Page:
NEW YORK — With THE cable news networks going nearly round the clock with political convention coverage, will viewers still turn to ABC, CBS and NBC for their more limited dispatches?
The broadcast networks are counting on it. All three have committed to do slightly more coverage of the Democratic and Republican gatherings than they did in 2004, when they were chided for carrying prime-time reports on only three of the four nights of each convention.
This year, all three networks have committed to producing live hourlong news specials each night, airing at 7 p.m. on the West Coast.
The networks' daily newscasts -- including the flagship evening broadcasts anchored by Brian Williams, Charles Gibson and Katie Couric -- will also originate from Denver and St. Paul, Minn., during the events. But it remains to be seen whether the long-dominant broadcasters will be able to attract sizable audiences for their reporting.
Dave Davis, executive vice president of ABC News, said the distilled broadcast coverage will appeal to a large number of people who are not seeking gavel-to-gavel reports.
"Our function, in a way, is to do some of the work ahead of time for the viewers to make sure they don't have to watch continuously to get the information they need," he said.
Others wonder if there's still a need to devote prime time to much of the conventions. Without a contested nomination at stake, many news executives argue that the events generate little news and amount to four days of party advertising.
"If somebody pushed me against the wall, I could not argue persuasively that this is something we must do every night of the week," said Paul Friedman, CBS News' senior vice president. "There isn't much of a story until the night the candidate does his acceptance speech."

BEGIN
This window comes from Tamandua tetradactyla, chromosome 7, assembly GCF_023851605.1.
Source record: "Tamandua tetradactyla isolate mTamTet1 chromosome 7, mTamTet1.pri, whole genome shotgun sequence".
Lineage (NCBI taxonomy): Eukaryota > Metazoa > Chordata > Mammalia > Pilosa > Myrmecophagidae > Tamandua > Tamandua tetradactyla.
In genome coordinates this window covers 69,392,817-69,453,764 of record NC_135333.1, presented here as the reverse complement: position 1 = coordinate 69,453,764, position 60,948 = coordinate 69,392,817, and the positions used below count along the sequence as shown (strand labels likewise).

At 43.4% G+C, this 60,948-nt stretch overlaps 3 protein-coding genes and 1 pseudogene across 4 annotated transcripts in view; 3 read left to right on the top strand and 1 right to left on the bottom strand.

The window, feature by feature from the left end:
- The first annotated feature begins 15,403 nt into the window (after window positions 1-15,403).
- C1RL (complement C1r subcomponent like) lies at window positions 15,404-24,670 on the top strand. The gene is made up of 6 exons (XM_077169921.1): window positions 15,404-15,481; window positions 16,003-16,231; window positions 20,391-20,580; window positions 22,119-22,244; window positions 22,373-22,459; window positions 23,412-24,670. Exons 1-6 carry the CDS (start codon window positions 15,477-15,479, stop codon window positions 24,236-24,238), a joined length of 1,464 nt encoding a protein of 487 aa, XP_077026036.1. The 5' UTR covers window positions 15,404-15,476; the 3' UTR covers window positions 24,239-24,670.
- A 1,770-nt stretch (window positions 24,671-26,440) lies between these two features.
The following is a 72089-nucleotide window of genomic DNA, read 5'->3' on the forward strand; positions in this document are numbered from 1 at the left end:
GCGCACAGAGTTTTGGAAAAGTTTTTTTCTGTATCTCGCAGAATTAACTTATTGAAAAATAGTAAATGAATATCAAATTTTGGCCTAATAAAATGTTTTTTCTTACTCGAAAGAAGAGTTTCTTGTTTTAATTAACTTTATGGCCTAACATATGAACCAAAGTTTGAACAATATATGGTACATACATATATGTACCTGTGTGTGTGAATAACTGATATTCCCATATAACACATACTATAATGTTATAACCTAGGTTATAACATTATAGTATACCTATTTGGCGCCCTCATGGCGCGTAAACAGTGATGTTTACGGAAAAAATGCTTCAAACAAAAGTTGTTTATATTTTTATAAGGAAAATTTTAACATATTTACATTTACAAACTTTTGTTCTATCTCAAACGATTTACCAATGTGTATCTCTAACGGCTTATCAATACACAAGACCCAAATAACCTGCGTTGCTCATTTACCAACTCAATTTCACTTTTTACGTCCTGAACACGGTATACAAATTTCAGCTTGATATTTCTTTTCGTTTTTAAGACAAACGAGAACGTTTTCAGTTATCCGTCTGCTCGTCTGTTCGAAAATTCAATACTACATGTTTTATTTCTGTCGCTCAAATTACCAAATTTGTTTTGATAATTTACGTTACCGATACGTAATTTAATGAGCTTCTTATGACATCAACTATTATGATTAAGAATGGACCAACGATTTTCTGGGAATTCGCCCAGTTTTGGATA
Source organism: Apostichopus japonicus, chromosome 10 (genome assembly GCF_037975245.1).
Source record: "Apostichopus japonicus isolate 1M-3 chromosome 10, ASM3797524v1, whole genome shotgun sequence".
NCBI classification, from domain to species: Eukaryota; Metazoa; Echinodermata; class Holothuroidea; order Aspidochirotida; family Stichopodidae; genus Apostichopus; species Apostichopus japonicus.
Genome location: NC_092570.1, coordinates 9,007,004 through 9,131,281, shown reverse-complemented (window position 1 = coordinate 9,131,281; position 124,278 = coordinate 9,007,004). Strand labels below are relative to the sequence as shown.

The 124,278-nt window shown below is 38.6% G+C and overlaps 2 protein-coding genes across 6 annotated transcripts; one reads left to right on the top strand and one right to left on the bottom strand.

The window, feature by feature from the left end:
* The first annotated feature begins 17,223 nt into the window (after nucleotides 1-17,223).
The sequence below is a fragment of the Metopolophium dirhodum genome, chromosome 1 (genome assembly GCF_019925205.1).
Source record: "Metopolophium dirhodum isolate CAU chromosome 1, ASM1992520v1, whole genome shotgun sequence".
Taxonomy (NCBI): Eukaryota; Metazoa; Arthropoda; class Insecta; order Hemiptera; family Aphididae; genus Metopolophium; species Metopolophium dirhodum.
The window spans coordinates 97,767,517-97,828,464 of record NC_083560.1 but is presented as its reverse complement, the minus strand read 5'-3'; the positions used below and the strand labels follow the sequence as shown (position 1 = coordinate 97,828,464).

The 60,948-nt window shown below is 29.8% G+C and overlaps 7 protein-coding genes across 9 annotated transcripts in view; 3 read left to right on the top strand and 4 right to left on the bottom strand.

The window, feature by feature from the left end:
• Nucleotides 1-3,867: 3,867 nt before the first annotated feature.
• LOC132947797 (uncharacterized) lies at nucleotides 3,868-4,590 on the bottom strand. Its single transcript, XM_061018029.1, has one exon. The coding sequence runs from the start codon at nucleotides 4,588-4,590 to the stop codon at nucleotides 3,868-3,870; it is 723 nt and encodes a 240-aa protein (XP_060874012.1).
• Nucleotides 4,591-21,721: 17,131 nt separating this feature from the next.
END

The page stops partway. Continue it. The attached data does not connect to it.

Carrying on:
"I would argue that we will spend a lot of money at the conventions that some of us would much rather see added to the pot of money we have to cover the campaign," he added.
The production costs of the events are enormous, running about $6 million per network -- a major investment at a time when news budgets have been curtailed.
PBS' Jim Lehrer believes the investment is well worth it. He will be anchoring three hours of live coverage each night on "The NewsHour," beginning at 5 p.m. PDT. "I think the value is huge," he said. "This is when the deal gets to be closed, and it's the beginning of the shared national experience that ends in November.
"The conventions, the idea that they're not news -- that's baloney," he added. "What is more exciting than electing the president of the United States?"